High School Senior's Film Shows How Domestic Violence Affects Children

Intense filmmaking from a young writer-director.

If the name Francisco Cabrera sounds familiar to you, it's because we covered the West Broward High School student's film "Plus One" back in January when he was just a junior. Since finding a ray of spotlight thanks to being featured on Ashton Kutcher's Facebook page, Cabrera has used the momentum and to stay busy, working with classmate Cristina Trabada on her film "The Lunch Table," as well as keeping up with his studies as he prepares to graduate while working on his latest project, "Revolving Child," which was just released on his YouTube channel after premiering to much acclaim in film festivals in New York, San Francisco, Miami, and Australia. 

"Revolving Child" looks at the effect that witnessing domestic violence can have on a child.

In an interview with A Plus, Cabrera discussed the inspiration behind his latest film. "'Revolving Child' was inspired by the thought that parents don't think kids listen and understand," Cabrera said. "Even if they are small, they are affected." Cabrera also drew from his own experiences, having spent 11 years growing up in Venezuela, where, he told us, he "saw violence on the TV and outside (his) window every day."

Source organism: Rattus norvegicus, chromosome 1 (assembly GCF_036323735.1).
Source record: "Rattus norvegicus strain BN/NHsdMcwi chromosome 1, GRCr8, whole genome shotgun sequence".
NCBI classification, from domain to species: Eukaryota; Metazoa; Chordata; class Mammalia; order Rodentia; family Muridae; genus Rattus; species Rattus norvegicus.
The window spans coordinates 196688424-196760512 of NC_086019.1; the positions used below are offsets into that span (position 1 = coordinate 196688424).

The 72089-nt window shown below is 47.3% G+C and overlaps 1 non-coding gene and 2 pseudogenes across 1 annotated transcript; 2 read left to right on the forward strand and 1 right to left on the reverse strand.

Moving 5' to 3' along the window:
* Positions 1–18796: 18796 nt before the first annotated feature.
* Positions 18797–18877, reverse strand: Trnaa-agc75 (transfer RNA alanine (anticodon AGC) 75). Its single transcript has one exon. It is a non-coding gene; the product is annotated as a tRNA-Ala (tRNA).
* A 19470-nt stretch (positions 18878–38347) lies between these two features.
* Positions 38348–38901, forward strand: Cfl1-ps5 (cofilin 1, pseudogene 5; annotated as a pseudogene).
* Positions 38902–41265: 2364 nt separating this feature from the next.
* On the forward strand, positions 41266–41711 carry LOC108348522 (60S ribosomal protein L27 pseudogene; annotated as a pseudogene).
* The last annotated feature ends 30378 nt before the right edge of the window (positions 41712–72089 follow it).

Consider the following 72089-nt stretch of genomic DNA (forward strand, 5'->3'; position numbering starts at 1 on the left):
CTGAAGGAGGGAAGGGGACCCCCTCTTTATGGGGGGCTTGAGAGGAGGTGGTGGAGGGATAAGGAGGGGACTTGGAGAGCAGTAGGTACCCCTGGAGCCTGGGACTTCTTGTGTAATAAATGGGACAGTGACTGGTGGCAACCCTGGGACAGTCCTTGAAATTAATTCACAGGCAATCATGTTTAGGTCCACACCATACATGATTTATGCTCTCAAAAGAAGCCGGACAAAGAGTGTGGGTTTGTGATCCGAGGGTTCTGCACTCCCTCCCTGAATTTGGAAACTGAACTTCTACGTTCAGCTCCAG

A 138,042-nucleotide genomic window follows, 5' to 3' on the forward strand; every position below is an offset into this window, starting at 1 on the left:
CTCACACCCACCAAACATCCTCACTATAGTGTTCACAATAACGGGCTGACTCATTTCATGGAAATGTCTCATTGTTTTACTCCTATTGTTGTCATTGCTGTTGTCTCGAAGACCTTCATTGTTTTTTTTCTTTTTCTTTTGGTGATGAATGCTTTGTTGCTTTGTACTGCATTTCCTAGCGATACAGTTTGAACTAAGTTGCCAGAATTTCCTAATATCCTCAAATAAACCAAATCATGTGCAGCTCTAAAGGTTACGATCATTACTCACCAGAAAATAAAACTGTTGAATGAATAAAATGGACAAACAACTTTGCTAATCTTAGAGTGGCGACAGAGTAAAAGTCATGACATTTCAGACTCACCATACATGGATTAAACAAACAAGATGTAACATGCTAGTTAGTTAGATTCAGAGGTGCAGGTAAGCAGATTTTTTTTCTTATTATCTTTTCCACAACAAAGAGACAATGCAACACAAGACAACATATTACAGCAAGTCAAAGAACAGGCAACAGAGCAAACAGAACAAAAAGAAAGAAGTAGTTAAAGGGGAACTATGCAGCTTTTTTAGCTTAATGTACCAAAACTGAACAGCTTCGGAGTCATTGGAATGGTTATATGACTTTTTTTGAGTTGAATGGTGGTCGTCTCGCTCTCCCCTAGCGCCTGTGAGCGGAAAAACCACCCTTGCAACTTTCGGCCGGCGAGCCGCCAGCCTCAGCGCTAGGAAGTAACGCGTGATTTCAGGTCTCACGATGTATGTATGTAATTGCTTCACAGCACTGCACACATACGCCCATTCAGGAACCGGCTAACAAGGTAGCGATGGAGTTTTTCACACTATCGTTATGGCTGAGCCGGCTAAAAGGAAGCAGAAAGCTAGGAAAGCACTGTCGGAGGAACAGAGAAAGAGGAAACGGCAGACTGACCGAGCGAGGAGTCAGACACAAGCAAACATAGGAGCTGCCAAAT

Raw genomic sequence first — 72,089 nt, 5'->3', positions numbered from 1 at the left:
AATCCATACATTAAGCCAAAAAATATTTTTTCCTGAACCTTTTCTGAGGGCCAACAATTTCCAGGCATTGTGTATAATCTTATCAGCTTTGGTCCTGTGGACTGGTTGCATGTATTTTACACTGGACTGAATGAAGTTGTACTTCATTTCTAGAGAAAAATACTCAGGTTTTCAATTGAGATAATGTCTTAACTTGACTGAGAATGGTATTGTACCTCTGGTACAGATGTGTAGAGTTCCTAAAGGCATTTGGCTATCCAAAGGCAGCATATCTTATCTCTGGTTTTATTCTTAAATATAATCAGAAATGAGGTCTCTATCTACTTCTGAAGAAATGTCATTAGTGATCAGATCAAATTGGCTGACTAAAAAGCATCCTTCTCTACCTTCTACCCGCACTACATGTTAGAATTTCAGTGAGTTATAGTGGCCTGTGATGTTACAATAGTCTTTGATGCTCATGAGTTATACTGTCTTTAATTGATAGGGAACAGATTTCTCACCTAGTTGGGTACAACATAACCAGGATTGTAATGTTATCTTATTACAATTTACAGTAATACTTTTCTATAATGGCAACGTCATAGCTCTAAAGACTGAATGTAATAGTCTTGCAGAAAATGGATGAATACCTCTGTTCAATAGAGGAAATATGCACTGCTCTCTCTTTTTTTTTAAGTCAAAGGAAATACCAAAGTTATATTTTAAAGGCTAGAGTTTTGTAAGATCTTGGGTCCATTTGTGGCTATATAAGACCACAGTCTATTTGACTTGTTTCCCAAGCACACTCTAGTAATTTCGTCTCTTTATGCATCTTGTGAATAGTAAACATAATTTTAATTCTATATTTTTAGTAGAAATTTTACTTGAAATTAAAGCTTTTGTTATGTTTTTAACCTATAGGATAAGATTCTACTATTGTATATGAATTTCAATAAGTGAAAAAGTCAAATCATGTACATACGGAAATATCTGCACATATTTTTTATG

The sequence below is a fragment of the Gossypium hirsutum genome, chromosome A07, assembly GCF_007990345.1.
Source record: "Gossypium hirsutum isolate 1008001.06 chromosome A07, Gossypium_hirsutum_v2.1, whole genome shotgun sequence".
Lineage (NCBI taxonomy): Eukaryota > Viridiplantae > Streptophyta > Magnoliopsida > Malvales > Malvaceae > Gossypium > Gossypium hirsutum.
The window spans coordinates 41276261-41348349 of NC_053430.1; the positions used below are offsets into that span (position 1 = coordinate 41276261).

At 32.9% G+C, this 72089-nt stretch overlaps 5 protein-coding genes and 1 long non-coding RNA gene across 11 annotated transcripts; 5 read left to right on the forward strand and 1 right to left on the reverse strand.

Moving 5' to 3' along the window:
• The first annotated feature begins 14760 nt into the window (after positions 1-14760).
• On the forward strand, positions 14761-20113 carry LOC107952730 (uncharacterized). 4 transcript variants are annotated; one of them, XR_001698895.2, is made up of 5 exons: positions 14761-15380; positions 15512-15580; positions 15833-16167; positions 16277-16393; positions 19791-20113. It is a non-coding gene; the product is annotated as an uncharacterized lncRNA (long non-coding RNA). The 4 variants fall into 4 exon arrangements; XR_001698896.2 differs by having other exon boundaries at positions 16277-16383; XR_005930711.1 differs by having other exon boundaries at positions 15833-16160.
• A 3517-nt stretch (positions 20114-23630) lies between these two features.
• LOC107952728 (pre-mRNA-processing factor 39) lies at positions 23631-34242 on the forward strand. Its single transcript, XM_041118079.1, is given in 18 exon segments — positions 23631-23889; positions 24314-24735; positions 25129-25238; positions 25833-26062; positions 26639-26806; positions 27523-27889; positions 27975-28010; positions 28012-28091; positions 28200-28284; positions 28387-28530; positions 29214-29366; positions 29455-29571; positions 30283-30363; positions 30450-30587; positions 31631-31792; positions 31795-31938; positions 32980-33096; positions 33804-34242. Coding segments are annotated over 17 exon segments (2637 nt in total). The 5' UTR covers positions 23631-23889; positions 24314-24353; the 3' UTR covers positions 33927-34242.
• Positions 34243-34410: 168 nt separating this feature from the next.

The film marks the first time that Cabrera worked with adult actors, as well as 10-year-old Mariana Ardila, who plays the little girl. We talked a bit about the feeling of meeting with the cast for the first time. "I realized that two months before I had imagined these characters in my head," he told A Plus, "and then (they were) living people in front of me. I got goosebumps — it was magical." 

The film begins with a young girl and her mother packing and preparing to move to a new house. When the girl finds a gun, however, we see the reasons behind the move in flashback sequences, expertly executed by Director of Photography Alejandro Perez de Utrera and edited by Cabrera. 

By the time the credits roll, we are left shocked by the ambiguity of the ending. "The ambiguity was very intentional," Cabrera told us, adding that the ending was left unscripted. "It's supposed to make you feel uncomfortable." 

Cabrera's compelling work proves him to be a filmmaker with a great future and we look forward to more of his work. 

Watch "Revolving Child" here:

For more from Francisco Cabrera, please check out his YouTube channel.